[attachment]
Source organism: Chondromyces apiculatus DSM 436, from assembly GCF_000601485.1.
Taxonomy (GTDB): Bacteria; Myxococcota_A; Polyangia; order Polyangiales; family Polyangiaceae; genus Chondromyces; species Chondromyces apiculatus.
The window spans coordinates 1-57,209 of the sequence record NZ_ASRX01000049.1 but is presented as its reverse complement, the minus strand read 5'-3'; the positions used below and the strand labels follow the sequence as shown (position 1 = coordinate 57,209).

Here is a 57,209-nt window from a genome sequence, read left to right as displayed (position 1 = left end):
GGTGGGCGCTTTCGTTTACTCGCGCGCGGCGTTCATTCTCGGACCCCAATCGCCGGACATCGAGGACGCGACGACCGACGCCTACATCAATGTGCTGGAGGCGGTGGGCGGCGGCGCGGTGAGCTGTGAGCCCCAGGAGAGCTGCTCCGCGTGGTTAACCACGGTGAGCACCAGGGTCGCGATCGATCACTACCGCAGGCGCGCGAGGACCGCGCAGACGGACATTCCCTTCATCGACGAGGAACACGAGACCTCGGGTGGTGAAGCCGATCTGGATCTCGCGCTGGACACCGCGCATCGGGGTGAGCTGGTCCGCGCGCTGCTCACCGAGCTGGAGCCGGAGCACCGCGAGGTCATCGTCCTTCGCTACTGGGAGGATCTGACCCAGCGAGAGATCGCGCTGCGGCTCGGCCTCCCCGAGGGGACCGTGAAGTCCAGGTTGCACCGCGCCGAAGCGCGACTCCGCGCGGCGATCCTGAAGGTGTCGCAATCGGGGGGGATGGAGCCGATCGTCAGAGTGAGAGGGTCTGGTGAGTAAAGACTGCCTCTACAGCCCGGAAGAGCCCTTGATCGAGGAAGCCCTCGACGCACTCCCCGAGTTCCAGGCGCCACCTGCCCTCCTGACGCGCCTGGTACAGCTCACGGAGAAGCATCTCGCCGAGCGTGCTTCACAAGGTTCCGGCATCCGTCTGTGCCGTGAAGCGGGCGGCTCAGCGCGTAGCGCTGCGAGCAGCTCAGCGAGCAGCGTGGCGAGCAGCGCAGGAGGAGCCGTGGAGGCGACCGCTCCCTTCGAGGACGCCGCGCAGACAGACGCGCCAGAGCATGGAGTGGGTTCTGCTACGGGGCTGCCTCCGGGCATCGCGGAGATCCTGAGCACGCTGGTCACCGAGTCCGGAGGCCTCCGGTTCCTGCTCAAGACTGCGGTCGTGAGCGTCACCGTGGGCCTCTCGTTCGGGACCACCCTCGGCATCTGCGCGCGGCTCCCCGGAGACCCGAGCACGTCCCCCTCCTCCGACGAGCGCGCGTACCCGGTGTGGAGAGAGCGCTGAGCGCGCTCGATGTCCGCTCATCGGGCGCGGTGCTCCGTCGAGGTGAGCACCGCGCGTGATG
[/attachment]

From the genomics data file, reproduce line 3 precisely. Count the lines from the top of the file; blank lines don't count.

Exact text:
The window spans coordinates 1-57,209 of the sequence record NZ_ASRX01000049.1 but is presented as its reverse complement, the minus strand read 5'-3'; the positions used below and the strand labels follow the sequence as shown (position 1 = coordinate 57,209).